Re: Impact of the new Java release policy on Debian
Le 30/11/2017 à 12:31, dalibor topic a écrit :
> a few comments on the thread:
Thanks a lot for the input!
> * For JDK 9, I have posted
> regarding Oracle's planned contributions. In short, Oracle plans to end
> contributing JDK 9 Updates to OpenJDK with the end of public updates of
> JDK 9 in March 2018.
Do you know if Oracle intends to keep contributing Java LTS updates to
OpenJDK beyond the 6 months window (i.e. after March 2019 for Java 11)?
> My suggestion, in light of the current level of Debian OpenJDK
> packagers' involvement in upstream OpenJDK 8 & 9 update maintenance,
> would be to explore the alternative to fixing a specific default-jdk for
> three (or more) years, and instead to consider updating it to a new
> major (LTS or other) OpenJDK release during the lifetime of stable
> release, maybe even on a regular cadence as a 'rolling' default.
A rolling default JRE might be interesting, that would reduce the number
of JDKs maintained (assuming unstable, stable and oldstable are all
aligned on the same release at some point in time) and provide more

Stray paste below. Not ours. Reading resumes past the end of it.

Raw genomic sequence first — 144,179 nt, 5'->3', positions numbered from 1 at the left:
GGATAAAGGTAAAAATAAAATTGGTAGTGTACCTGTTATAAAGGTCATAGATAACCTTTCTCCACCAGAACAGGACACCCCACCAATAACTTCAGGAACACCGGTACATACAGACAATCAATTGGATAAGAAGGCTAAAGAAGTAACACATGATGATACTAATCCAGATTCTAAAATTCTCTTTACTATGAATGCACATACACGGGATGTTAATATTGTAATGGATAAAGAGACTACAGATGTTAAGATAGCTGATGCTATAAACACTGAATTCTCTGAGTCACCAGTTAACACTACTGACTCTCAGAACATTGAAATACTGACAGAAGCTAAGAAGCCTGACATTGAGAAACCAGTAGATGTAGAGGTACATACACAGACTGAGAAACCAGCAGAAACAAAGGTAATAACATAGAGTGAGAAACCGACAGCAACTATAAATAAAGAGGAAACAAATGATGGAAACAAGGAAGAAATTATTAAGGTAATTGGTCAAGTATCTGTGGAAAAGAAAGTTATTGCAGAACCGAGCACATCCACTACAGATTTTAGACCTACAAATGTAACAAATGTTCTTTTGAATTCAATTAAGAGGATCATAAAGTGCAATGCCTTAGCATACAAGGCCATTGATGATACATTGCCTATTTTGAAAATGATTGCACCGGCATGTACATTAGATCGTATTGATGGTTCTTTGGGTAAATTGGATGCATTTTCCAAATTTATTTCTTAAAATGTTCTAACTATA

recent updates to our users. But this requires a near perfect backward
compatibility of the JDK APIs and tools, because we can't push an update
that would break applications in production. I'm under the impression
this isn't going to happen until the old stuff deprecation/removal
frenzy is over, maybe in a few years.
There is another aspect worth considering though. Even if the non-LTS
releases are intended to be stable and production-ready, I don't think
they'll be widely adopted because they imply a forced 6 months upgrade
and testing cycle that many can't afford. Thus the LTS releases are more
likely to be the "normal" Java that companies will use, and they'll
logically expect Debian stable releases to provide these versions rather
than the short lived ones.
> There is about a dozen changes so far from the list that signify removed
> deprecated or internal APIs and tools in JDK 10:
"Remove deprecated pre-1.2 SecurityManager methods and fields"
As long as the SecurityManager isn't removed...
"Remove the launchers data model flags -d32/-d64"
We use these flags in jarwrapper to detect the endianness of the JVM and
initialize the java.library.path property. We'll have to use another
detection mechanism (like running an actual class that dumps the